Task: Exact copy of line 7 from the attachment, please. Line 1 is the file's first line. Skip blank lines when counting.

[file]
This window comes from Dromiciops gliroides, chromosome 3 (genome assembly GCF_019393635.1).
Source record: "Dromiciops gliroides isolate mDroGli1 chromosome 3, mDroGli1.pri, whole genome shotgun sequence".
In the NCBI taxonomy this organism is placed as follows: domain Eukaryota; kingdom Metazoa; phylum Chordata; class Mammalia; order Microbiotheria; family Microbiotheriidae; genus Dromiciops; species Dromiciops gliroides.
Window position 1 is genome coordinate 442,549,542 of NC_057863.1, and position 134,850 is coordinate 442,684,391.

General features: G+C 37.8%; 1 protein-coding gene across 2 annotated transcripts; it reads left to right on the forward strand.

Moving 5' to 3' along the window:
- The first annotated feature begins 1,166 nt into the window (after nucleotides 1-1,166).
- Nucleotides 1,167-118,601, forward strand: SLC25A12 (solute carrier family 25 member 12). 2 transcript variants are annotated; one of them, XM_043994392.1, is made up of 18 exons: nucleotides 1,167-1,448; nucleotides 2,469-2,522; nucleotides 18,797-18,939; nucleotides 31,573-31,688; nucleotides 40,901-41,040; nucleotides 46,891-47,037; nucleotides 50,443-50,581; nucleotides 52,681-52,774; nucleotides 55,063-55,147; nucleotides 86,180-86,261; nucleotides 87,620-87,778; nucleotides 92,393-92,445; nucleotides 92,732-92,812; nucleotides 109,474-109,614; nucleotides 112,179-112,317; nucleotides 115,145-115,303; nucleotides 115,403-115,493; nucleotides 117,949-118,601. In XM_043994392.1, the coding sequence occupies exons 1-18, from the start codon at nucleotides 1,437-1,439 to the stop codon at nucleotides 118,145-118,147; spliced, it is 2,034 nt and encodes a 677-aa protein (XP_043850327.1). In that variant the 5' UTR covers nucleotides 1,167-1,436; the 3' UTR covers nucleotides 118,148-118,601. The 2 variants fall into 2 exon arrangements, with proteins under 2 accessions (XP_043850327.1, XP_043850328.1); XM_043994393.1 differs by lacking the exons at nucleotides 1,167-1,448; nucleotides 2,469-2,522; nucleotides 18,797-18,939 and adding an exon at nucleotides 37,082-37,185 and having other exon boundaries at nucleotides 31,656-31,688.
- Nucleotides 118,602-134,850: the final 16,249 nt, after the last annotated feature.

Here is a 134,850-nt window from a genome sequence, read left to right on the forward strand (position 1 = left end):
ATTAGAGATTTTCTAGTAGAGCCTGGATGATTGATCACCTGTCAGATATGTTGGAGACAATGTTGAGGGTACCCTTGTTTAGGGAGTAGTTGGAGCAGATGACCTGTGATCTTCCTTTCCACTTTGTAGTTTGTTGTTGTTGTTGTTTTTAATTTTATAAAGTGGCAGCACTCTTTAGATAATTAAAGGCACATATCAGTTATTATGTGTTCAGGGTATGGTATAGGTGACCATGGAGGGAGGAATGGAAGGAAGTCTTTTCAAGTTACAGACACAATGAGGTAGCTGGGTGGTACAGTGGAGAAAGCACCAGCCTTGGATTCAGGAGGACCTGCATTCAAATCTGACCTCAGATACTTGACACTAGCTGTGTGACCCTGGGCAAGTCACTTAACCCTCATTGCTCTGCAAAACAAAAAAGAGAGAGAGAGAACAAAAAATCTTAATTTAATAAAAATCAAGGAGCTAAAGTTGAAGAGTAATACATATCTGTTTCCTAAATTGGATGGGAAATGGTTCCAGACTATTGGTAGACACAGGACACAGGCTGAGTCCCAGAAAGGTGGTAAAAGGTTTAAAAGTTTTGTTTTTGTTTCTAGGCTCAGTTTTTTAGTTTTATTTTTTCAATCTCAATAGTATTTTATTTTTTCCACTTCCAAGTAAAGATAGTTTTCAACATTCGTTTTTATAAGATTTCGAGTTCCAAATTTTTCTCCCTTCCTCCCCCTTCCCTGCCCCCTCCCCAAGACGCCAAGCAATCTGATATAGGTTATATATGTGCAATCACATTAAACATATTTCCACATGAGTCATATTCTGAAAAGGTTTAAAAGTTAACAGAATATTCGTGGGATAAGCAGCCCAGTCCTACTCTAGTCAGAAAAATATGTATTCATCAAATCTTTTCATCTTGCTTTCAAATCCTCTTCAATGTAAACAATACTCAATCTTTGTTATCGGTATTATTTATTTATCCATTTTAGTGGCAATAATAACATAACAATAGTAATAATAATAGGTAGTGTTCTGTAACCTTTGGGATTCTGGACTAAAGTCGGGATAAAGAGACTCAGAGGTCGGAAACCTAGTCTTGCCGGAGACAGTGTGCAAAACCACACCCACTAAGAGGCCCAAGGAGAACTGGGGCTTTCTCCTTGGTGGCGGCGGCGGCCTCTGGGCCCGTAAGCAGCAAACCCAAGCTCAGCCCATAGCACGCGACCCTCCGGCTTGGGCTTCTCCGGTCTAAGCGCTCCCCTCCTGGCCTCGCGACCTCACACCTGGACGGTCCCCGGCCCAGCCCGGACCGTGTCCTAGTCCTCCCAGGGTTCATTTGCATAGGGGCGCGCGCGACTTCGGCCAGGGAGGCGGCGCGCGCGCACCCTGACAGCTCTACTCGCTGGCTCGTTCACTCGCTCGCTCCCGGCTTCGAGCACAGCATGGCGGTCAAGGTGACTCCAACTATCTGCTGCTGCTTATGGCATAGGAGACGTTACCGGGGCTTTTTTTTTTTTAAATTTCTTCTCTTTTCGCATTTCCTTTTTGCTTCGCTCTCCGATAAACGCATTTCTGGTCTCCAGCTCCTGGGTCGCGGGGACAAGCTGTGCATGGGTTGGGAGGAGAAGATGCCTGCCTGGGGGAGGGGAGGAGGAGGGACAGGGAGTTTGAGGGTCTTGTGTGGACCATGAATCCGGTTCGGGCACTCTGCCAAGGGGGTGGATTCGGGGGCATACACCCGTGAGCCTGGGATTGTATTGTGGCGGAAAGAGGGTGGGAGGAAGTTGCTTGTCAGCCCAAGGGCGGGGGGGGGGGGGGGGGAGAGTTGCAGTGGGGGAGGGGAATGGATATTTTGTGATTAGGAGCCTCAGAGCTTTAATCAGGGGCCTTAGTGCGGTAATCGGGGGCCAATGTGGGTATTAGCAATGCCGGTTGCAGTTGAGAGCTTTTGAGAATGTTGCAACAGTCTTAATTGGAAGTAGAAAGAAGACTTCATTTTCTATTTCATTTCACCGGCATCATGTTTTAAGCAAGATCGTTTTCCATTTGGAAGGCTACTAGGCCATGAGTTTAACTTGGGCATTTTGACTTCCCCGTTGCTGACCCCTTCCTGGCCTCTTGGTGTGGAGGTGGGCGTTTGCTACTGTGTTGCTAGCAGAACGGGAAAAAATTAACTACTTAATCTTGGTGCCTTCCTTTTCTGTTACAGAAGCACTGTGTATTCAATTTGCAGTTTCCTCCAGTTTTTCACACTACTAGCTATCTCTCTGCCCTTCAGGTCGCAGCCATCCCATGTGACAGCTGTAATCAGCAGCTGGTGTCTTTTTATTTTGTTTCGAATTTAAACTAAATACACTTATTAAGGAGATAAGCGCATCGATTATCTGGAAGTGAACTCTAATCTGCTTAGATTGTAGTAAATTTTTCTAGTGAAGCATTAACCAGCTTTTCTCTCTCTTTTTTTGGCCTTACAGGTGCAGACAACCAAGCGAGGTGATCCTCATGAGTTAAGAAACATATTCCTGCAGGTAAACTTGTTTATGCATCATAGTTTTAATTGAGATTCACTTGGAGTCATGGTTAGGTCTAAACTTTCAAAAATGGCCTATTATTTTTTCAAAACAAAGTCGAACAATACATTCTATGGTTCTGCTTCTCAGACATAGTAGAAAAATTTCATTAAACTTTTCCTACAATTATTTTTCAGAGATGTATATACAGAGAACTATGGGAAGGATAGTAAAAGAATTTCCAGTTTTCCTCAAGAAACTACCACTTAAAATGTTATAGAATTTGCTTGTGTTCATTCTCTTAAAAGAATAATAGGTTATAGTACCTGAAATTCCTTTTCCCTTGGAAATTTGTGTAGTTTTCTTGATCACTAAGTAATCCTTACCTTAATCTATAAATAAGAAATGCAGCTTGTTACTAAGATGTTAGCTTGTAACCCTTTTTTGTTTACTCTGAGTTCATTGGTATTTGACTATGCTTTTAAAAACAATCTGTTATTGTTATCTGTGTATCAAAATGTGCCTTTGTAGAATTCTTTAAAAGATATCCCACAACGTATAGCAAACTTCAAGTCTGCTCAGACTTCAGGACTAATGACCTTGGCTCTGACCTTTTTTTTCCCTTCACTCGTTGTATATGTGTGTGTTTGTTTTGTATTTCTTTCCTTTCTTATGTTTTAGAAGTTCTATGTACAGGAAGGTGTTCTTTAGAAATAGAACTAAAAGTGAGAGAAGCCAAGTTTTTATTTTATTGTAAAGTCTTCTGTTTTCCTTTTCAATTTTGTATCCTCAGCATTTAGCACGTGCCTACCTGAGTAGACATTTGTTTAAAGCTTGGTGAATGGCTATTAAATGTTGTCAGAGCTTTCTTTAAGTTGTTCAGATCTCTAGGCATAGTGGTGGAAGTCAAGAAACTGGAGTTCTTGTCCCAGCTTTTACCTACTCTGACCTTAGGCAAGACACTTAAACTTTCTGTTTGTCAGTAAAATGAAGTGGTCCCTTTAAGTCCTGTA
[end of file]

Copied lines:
- The first annotated feature begins 1,166 nt into the window (after nucleotides 1-1,166).